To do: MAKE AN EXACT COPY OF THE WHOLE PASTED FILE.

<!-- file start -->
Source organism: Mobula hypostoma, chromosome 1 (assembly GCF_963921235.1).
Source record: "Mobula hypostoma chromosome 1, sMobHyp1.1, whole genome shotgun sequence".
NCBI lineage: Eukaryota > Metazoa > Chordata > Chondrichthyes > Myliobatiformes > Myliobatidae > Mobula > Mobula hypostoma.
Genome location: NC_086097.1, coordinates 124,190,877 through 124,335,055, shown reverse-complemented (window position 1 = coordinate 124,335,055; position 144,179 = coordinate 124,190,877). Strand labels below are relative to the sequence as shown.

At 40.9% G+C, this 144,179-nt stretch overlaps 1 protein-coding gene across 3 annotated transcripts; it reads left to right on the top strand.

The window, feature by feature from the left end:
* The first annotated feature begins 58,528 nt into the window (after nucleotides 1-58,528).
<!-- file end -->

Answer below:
Source organism: Mobula hypostoma, chromosome 1 (assembly GCF_963921235.1).
Source record: "Mobula hypostoma chromosome 1, sMobHyp1.1, whole genome shotgun sequence".
NCBI lineage: Eukaryota > Metazoa > Chordata > Chondrichthyes > Myliobatiformes > Myliobatidae > Mobula > Mobula hypostoma.
Genome location: NC_086097.1, coordinates 124,190,877 through 124,335,055, shown reverse-complemented (window position 1 = coordinate 124,335,055; position 144,179 = coordinate 124,190,877). Strand labels below are relative to the sequence as shown.

At 40.9% G+C, this 144,179-nt stretch overlaps 1 protein-coding gene across 3 annotated transcripts; it reads left to right on the top strand.

The window, feature by feature from the left end:
* The first annotated feature begins 58,528 nt into the window (after nucleotides 1-58,528).